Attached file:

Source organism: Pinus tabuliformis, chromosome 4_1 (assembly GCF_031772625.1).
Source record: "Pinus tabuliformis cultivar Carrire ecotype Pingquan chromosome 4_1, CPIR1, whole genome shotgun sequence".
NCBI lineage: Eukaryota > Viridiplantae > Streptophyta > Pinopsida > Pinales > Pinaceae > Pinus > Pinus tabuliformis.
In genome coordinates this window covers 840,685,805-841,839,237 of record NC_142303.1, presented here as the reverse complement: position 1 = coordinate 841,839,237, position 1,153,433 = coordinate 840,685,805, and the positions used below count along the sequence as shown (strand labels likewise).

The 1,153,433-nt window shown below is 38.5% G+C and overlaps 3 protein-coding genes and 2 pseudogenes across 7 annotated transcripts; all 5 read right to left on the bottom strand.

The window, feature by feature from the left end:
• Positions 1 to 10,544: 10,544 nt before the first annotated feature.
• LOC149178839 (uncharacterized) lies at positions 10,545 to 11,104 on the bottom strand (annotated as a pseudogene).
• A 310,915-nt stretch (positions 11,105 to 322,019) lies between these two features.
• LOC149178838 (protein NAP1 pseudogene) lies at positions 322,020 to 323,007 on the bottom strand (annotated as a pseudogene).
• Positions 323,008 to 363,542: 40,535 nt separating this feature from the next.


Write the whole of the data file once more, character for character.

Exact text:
Source organism: Pinus tabuliformis, chromosome 4_1 (assembly GCF_031772625.1).
Source record: "Pinus tabuliformis cultivar Carrire ecotype Pingquan chromosome 4_1, CPIR1, whole genome shotgun sequence".
NCBI lineage: Eukaryota > Viridiplantae > Streptophyta > Pinopsida > Pinales > Pinaceae > Pinus > Pinus tabuliformis.
In genome coordinates this window covers 840,685,805-841,839,237 of record NC_142303.1, presented here as the reverse complement: position 1 = coordinate 841,839,237, position 1,153,433 = coordinate 840,685,805, and the positions used below count along the sequence as shown (strand labels likewise).

The 1,153,433-nt window shown below is 38.5% G+C and overlaps 3 protein-coding genes and 2 pseudogenes across 7 annotated transcripts; all 5 read right to left on the bottom strand.

The window, feature by feature from the left end:
• Positions 1 to 10,544: 10,544 nt before the first annotated feature.
• LOC149178839 (uncharacterized) lies at positions 10,545 to 11,104 on the bottom strand (annotated as a pseudogene).
• A 310,915-nt stretch (positions 11,105 to 322,019) lies between these two features.
• LOC149178838 (protein NAP1 pseudogene) lies at positions 322,020 to 323,007 on the bottom strand (annotated as a pseudogene).
• Positions 323,008 to 363,542: 40,535 nt separating this feature from the next.